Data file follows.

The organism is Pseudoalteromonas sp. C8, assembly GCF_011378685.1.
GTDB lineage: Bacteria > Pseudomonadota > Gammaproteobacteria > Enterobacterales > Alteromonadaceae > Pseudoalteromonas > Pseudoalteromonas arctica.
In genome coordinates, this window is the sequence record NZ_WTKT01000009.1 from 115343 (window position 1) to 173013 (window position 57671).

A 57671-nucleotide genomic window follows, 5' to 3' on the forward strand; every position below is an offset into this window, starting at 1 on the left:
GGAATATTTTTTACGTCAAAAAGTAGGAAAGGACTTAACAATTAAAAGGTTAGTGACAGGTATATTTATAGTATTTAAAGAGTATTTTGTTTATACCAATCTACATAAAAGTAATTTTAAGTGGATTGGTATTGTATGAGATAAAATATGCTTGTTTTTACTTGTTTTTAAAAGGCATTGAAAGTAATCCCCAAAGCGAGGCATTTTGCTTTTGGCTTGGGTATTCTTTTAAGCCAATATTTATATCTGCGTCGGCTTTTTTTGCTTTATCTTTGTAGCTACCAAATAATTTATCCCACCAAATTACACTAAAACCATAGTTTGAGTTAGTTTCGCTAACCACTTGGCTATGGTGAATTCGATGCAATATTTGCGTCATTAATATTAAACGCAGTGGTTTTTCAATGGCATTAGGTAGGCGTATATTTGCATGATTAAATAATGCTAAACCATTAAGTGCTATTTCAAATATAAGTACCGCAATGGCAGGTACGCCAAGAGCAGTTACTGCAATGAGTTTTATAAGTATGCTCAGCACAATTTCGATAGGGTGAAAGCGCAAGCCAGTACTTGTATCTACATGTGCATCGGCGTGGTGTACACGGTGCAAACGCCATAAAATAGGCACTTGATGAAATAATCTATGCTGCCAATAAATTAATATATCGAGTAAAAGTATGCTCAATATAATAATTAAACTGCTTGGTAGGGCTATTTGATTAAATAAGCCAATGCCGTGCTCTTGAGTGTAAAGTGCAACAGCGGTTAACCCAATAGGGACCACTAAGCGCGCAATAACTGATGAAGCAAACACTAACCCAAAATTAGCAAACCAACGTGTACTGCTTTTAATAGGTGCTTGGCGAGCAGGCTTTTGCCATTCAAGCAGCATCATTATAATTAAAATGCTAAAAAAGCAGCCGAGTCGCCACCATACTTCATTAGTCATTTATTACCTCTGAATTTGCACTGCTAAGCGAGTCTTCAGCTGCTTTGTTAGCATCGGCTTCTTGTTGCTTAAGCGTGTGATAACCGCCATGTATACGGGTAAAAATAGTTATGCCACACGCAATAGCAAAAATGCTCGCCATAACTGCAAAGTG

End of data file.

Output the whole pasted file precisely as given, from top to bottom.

The organism is Pseudoalteromonas sp. C8, assembly GCF_011378685.1.
GTDB lineage: Bacteria > Pseudomonadota > Gammaproteobacteria > Enterobacterales > Alteromonadaceae > Pseudoalteromonas > Pseudoalteromonas arctica.
In genome coordinates, this window is the sequence record NZ_WTKT01000009.1 from 115343 (window position 1) to 173013 (window position 57671).

A 57671-nucleotide genomic window follows, 5' to 3' on the forward strand; every position below is an offset into this window, starting at 1 on the left:
GGAATATTTTTTACGTCAAAAAGTAGGAAAGGACTTAACAATTAAAAGGTTAGTGACAGGTATATTTATAGTATTTAAAGAGTATTTTGTTTATACCAATCTACATAAAAGTAATTTTAAGTGGATTGGTATTGTATGAGATAAAATATGCTTGTTTTTACTTGTTTTTAAAAGGCATTGAAAGTAATCCCCAAAGCGAGGCATTTTGCTTTTGGCTTGGGTATTCTTTTAAGCCAATATTTATATCTGCGTCGGCTTTTTTTGCTTTATCTTTGTAGCTACCAAATAATTTATCCCACCAAATTACACTAAAACCATAGTTTGAGTTAGTTTCGCTAACCACTTGGCTATGGTGAATTCGATGCAATATTTGCGTCATTAATATTAAACGCAGTGGTTTTTCAATGGCATTAGGTAGGCGTATATTTGCATGATTAAATAATGCTAAACCATTAAGTGCTATTTCAAATATAAGTACCGCAATGGCAGGTACGCCAAGAGCAGTTACTGCAATGAGTTTTATAAGTATGCTCAGCACAATTTCGATAGGGTGAAAGCGCAAGCCAGTACTTGTATCTACATGTGCATCGGCGTGGTGTACACGGTGCAAACGCCATAAAATAGGCACTTGATGAAATAATCTATGCTGCCAATAAATTAATATATCGAGTAAAAGTATGCTCAATATAATAATTAAACTGCTTGGTAGGGCTATTTGATTAAATAAGCCAATGCCGTGCTCTTGAGTGTAAAGTGCAACAGCGGTTAACCCAATAGGGACCACTAAGCGCGCAATAACTGATGAAGCAAACACTAACCCAAAATTAGCAAACCAACGTGTACTGCTTTTAATAGGTGCTTGGCGAGCAGGCTTTTGCCATTCAAGCAGCATCATTATAATTAAAATGCTAAAAAAGCAGCCGAGTCGCCACCATACTTCATTAGTCATTTATTACCTCTGAATTTGCACTGCTAAGCGAGTCTTCAGCTGCTTTGTTAGCATCGGCTTCTTGTTGCTTAAGCGTGTGATAACCGCCATGTATACGGGTAAAAATAGTTATGCCACACGCAATAGCAAAAATGCTCGCCATAACTGCAAAGTG